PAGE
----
The care and feeding of millennials
An executive consultant offers a user’s manual for managing the next generation of IT worker.
As IT leaders move up the management ladder, they lose touch with the youngest workers just starting up the lower rungs. Today’s IT leaders—and veteran managers in general—are finding that yesterday’s top-down leadership model simply doesn’t resonate with the next generation entering the enterprise. Unlike their predecessors, millennials expect a collaborative manager who specializes in coaching and constant feedback (much like the parents and teachers who raised them). And with 80 million millennials in America—nearly half of whom are already in the workforce—getting to understand what makes them tick is crucial. Well-honed soft skills are required of CTOs/CIOs who want to successfully lead, mentor, and nurture the next wave in order to better serve the enterprise.
We asked Tammy Hughes, CEO and senior consultant at Claire Raines Associates, for guidance on understanding the new wave of workers. Claire Raines Associates provides briefings, webinars, speeches, and workshops that aim to help executives “tap the potential of all the generations” in today’s workplace. Previously, Hughes spent eight years at Xerox in corporate education, training, and sales.
Hughes offers figures that provide perspective. About 36 million baby boomers, those born from 1940 through 1960, are in the workforce; generation X (born from 1960 through 1980) is represented by approximately 68 million in the workforce. The millennial generation, which debuted in 1980, is fast approaching the previous generation, with about 48 million among the working population.
Q: How would you characterize what makes millennials in the workplace different from previous generations?
Tammy Hughes: A big part of how every generation sees the world has to do with parenting style. If you think about it, it’s a big part of what shapes a generation, and it has changed radically. Like a pendulum, it has swung back and forth to extremes every single generation. Go back to World War II, when children were to be seen and not heard. Go to the baby boom generation and the pendulum goes the opposite direction because Dr. Spock writes the book: “Don’t discipline. Don’t give corrections. Just love and nurture.”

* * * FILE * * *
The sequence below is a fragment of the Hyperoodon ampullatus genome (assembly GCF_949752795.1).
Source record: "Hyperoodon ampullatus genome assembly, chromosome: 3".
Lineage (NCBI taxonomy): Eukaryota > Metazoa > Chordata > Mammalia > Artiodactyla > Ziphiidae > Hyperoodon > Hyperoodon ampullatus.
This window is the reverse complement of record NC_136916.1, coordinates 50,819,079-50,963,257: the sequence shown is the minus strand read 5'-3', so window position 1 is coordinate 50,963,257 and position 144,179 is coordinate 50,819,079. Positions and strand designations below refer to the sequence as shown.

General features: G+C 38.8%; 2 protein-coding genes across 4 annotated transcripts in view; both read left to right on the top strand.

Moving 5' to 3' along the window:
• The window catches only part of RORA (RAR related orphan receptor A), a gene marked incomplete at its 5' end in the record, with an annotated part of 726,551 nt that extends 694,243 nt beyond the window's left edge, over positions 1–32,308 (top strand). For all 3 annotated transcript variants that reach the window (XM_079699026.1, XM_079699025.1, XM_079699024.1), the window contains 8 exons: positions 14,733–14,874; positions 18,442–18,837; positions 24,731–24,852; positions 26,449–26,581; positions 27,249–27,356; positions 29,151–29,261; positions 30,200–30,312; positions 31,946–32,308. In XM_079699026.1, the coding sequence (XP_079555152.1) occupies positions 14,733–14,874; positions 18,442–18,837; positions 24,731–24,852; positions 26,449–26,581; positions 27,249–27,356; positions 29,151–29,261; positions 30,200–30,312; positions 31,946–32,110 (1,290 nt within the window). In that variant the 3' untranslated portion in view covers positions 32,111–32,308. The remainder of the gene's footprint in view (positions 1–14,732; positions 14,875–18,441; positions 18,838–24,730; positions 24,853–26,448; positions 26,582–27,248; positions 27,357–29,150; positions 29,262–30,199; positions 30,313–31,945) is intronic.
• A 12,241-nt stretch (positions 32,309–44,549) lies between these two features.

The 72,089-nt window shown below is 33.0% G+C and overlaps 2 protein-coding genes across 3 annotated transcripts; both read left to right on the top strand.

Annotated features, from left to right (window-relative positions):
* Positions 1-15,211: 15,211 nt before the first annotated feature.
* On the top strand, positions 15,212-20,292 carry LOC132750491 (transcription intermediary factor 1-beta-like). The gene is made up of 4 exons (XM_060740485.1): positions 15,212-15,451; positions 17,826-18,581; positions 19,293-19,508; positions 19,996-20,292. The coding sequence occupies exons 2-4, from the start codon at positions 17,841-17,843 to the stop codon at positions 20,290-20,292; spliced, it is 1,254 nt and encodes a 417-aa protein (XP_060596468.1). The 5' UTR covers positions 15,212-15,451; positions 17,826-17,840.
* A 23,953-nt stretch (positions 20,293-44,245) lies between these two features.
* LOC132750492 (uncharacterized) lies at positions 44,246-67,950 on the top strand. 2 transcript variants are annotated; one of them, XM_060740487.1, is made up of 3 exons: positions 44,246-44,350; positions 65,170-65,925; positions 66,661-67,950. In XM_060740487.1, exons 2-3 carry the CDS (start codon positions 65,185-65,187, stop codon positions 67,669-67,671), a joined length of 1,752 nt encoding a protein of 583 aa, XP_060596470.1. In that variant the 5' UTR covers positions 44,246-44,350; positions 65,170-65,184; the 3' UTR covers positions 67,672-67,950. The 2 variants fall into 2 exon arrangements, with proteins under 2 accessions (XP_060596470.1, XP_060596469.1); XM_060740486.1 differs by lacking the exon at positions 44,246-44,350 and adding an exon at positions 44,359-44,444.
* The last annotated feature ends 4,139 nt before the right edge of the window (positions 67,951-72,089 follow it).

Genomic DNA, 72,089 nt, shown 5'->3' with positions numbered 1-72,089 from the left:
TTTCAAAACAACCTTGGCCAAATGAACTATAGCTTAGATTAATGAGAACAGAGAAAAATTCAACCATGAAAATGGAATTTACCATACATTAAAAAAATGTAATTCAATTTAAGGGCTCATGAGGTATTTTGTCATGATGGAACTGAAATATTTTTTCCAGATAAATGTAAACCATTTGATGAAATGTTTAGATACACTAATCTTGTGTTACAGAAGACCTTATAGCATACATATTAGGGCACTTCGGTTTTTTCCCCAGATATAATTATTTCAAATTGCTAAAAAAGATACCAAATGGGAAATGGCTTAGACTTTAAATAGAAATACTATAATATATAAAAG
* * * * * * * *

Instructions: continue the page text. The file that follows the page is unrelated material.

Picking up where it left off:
Generation X was a really small generation, and it was the first generation on the planet to have a 50 percent divorce rate for parents, so a lot were being raised by a single parent. We hadn’t seen that in history before, and it created latchkey children, who came home from school and took care of themselves for a few hours before their baby boom parents—who worked long hours—came home. So they became really good at autonomous things, doing things by themselves. Key messages for the X-ers were things like, “Don’t trust anybody; only trust yourself.”
Then the pendulum goes back the other direction, to where now we have a familial generation—“helicopter parents, soccer moms”—with parents who are strong advocates for their children. So parenting styles have changed dramatically and … the new workers often look to their managers to be like their parents.
Q: Millennials are often characterized as rather fearless about diving into a project headfirst—whether they know really how to do it or not.
TH: You are right about that; however, there’s one caveat. After you’ve set them loose, they need regular feedback, and that’s because of parenting style. An X-er would call that micromanaging: “Just tell me what to do and leave me alone. I’ll get it done and I’ll bring it back to you and, by the way, don’t tell me how many hours I have to put into this, because in my generational culture, the fewer hours I put into it to establish the best result, the better, because then I can have a life. Then I can pick my kids up at school and I can kayak after work.” X-ers really want a life because they were raised by parents that didn’t spend as much time with them, so they’re very driven to not let that be their saga with their children. When you find a great X-er, you need to figure out how you help them shape a life that works for them as well.